Overall, we really could find not one thing to pick on NZXT for with the S340, it is just that well thought out, gone through, and elevated as they deliver it to the customers. Considering everything you just looked at can be had for a pittance, it makes the deal all that much sweeter. Keep in mind that you do want to shop around for the best deal, and whether you like this black version we just saw, or you opt for the white exterior, you want to stay near that $69.99 MSRP.

Whether you are a gamer in search of a very cool mid-tower to save room and a bit of money with, or a system builder that wants to step up his game and company image, or if you are a higher-end-user with plans of grandeur for an AIO and a couple of GPUs, when done correctly, the NZXT S340 is more than capable of fulfilling all of those needs, and likely more.

PRICING: You can find the NZXT S340 for sale below. The prices listed are valid at the time of writing, but can change at any time. Click the link to see the very latest pricing for the best deal.

United States: The NZXT S340 (Black) retails for $76.66 at Amazon, and the NZXT S340 (White) retails for $74.89 at Amazon.

Canada: The NZXT S340 (Black) retails for CDN$79.99 at Amazon Canada and the NZXT S340 (White) retails for CDN$81.74 at Amazon Canada.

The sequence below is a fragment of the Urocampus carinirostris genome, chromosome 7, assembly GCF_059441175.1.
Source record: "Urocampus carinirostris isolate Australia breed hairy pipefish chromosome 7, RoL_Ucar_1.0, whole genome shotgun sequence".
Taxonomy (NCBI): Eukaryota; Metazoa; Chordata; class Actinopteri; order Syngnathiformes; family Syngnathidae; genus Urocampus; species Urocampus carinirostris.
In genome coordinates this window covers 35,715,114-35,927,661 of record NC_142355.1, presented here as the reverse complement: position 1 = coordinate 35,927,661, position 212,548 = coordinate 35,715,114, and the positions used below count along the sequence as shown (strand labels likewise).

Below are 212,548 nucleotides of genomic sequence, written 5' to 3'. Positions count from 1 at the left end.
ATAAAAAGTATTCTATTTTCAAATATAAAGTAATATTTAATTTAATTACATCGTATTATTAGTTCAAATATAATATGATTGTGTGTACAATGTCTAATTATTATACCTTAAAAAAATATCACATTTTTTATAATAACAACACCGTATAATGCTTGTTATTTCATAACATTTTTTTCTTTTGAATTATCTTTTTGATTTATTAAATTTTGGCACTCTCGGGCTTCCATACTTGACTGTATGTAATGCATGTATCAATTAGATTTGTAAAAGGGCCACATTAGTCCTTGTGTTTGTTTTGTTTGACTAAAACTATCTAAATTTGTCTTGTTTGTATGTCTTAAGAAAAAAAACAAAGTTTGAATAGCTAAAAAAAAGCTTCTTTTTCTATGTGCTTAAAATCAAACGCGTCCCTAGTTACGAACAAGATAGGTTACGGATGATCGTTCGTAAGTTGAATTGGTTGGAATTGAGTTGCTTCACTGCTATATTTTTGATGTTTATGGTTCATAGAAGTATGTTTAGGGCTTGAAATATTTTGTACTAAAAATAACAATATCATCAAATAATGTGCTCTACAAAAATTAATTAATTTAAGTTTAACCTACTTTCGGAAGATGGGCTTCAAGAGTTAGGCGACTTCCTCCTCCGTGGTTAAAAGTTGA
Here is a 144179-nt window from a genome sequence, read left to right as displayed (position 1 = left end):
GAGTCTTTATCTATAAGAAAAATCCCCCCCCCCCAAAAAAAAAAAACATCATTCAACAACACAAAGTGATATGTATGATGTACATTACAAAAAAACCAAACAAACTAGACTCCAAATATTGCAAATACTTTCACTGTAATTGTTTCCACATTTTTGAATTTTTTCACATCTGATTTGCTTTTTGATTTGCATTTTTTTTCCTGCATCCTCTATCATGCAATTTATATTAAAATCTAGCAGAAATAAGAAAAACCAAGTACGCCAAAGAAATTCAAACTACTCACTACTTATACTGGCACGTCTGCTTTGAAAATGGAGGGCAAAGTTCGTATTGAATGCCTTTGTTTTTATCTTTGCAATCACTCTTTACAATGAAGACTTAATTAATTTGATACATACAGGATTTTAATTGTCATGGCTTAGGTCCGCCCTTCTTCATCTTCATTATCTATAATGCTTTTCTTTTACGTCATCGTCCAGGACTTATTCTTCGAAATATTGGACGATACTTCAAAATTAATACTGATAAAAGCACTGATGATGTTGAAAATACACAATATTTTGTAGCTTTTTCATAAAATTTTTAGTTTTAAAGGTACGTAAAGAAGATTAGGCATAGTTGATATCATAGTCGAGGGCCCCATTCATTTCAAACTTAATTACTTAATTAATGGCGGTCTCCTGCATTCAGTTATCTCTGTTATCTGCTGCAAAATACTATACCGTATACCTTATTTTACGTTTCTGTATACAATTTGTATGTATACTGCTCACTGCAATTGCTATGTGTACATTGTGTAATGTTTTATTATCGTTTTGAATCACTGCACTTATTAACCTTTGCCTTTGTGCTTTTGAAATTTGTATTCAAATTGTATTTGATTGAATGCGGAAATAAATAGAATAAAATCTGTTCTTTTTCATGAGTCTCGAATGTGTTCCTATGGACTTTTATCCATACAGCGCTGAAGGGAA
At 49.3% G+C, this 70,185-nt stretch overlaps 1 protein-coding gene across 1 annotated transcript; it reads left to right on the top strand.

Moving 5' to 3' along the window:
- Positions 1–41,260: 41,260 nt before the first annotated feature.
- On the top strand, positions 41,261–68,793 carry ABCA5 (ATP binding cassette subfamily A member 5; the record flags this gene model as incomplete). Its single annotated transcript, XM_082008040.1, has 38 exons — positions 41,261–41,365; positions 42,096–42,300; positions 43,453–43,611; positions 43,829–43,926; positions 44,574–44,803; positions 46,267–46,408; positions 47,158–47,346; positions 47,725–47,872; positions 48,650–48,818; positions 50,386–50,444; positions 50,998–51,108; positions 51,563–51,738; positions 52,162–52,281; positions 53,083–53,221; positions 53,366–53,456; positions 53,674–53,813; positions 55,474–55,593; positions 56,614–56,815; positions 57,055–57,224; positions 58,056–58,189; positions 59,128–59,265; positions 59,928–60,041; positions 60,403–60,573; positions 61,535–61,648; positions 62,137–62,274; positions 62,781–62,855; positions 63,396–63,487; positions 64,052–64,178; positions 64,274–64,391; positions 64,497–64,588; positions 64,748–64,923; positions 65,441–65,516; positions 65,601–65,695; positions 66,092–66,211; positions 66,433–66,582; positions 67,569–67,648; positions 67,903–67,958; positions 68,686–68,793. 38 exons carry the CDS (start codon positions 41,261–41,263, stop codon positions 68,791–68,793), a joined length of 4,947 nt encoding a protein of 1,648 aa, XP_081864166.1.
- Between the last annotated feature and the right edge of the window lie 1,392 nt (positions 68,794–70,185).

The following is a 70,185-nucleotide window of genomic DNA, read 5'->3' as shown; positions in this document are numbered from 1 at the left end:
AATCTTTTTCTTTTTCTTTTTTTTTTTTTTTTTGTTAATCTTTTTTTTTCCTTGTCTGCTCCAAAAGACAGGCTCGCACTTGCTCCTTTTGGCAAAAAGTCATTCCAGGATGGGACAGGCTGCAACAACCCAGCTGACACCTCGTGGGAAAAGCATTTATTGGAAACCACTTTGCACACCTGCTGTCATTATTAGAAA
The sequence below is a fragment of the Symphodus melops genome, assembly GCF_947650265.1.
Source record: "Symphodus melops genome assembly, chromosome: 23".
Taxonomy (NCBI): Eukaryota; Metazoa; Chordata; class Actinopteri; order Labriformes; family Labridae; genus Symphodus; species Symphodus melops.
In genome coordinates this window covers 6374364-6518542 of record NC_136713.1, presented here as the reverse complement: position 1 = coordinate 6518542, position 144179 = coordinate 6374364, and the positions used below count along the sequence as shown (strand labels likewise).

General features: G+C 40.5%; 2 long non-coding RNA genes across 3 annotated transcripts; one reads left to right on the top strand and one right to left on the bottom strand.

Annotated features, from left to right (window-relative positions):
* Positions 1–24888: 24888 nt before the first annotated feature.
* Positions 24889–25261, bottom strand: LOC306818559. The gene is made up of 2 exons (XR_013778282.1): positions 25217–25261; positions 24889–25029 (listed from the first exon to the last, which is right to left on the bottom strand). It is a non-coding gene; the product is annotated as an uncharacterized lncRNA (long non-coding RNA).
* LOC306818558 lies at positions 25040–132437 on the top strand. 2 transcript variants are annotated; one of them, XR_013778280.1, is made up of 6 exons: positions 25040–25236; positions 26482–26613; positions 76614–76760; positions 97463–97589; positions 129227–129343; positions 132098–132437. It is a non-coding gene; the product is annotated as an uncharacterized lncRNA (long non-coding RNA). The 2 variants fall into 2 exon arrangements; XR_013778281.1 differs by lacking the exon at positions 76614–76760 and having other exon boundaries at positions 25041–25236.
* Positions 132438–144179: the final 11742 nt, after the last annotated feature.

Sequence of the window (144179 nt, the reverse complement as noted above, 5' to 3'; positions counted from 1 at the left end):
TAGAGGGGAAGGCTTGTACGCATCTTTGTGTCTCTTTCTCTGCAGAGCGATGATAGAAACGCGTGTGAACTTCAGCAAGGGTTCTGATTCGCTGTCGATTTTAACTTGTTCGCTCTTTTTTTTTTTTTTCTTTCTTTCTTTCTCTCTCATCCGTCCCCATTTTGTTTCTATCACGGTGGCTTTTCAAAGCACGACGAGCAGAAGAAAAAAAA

TweakTown award
Quality including Design and Build98%
General Features97%
Bundle and Packaging90%
Value for Money99%

The Bottom Line: Out of the box, performance is slightly less than desired. However, for the cost involved to obtain the S340, there is money left over to step things up and take full advantage of this chassis, as NZXT intends.

PRICING: You can find products similar to this one for sale below.

USUnited States: Find other tech and computer products like this over at Amazon.com

UKUnited Kingdom: Find other tech and computer products like this over at Amazon.co.uk

AUAustralia: Find other tech and computer products like this over at Amazon.com.au

CACanada: Find other tech and computer products like this over at Amazon.ca

DEDeutschland: Finde andere Technik- und Computerprodukte wie dieses auf Amazon.de

After a year of gaming, Chad caught the OC bug. With overclocking comes the need for better cooling, and Chad has had many air and water setups. With a few years of abusing computer parts, he decided to take his chances and try to get a review job. As an avid overclocker, Chad is always looking for the next leg up in RAM, cooling, as well as peripherals.